Capturing remains of once great structures.
Thank you for visiting this website.  It was created to publish and share personally taken pictures.  The web site is divided in projetcs, two of them related to the sugar industry in Puerto Rico, one related to architecture and the other to the cigar industry in Tampa, FL.
Sugar was the island's main industry during the first half of the 20th Century but during the second half it was let to die; the silent remains tell a very sad story.  The architecture project is about documenting older structures that represent the typical contruction styles used on the island before the mid 1900s and the prairie style of architecture introduced in Puerto Rico by Antonin Nechodoma.  There is also a section on the work of Frank Lloyd Wright at the Florida Southern College.  The other project is of the cigar industry in Tampa, FL  which industry was the engine behind the growth of the city and is now practically non-existent.
Except for the gallery of sugar mill pictures from the El Mundo Newspaper and pictures of subjects nonexistent today included as reference, photographs included herein have not been copied and pasted from other sources, all are original pictures.  I want to thank my brother and his wife for their contribution and time dedicated to these projects.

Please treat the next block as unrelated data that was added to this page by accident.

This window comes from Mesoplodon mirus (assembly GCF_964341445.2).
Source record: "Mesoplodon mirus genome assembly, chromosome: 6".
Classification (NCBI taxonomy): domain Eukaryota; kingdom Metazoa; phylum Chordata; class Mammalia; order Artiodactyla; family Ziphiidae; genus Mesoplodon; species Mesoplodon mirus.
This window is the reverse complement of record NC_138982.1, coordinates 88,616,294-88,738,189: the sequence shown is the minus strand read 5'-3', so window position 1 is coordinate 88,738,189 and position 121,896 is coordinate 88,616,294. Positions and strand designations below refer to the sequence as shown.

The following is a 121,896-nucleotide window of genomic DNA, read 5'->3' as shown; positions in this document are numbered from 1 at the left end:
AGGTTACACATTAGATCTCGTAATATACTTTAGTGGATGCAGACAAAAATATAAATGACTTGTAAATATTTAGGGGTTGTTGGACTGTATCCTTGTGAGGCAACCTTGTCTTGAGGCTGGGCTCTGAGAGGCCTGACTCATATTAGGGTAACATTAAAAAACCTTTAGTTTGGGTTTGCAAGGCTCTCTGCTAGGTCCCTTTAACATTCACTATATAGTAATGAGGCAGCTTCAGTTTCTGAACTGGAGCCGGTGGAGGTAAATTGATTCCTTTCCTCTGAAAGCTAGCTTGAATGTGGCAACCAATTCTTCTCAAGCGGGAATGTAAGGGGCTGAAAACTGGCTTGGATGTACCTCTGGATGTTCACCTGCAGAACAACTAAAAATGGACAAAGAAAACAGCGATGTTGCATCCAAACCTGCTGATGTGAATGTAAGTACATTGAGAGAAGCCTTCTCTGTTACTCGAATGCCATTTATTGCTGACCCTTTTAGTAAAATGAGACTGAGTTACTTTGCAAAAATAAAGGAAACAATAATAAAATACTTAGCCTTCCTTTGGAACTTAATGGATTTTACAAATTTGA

There is no specific relationship between the different projects, they are based only on personal interests.  Visit us often as we are periodically making changes and adding new material.
Upcoming Projects
Coffee Industry in PR 
Coffee Haciendas in Puerto Rico

As a result of the decline of the sugar industry around the mid 1800s, ​coffee became the major agricultural product on the island.  Many of the Europeans that came to Puerto Rico as a result of the 1815 Royal Decree of Graces, took to coffee growing and a number of Haciendas produced some of the finest coffee traded in world markets.  Some of these Haciendas dissapeared or only ruins remain and some still exist today, but the coffee industry in PR has never again reached the levels of its heydays in the 1800s.  Our project is to photograph the current remains of Coffee Haciendas from that era.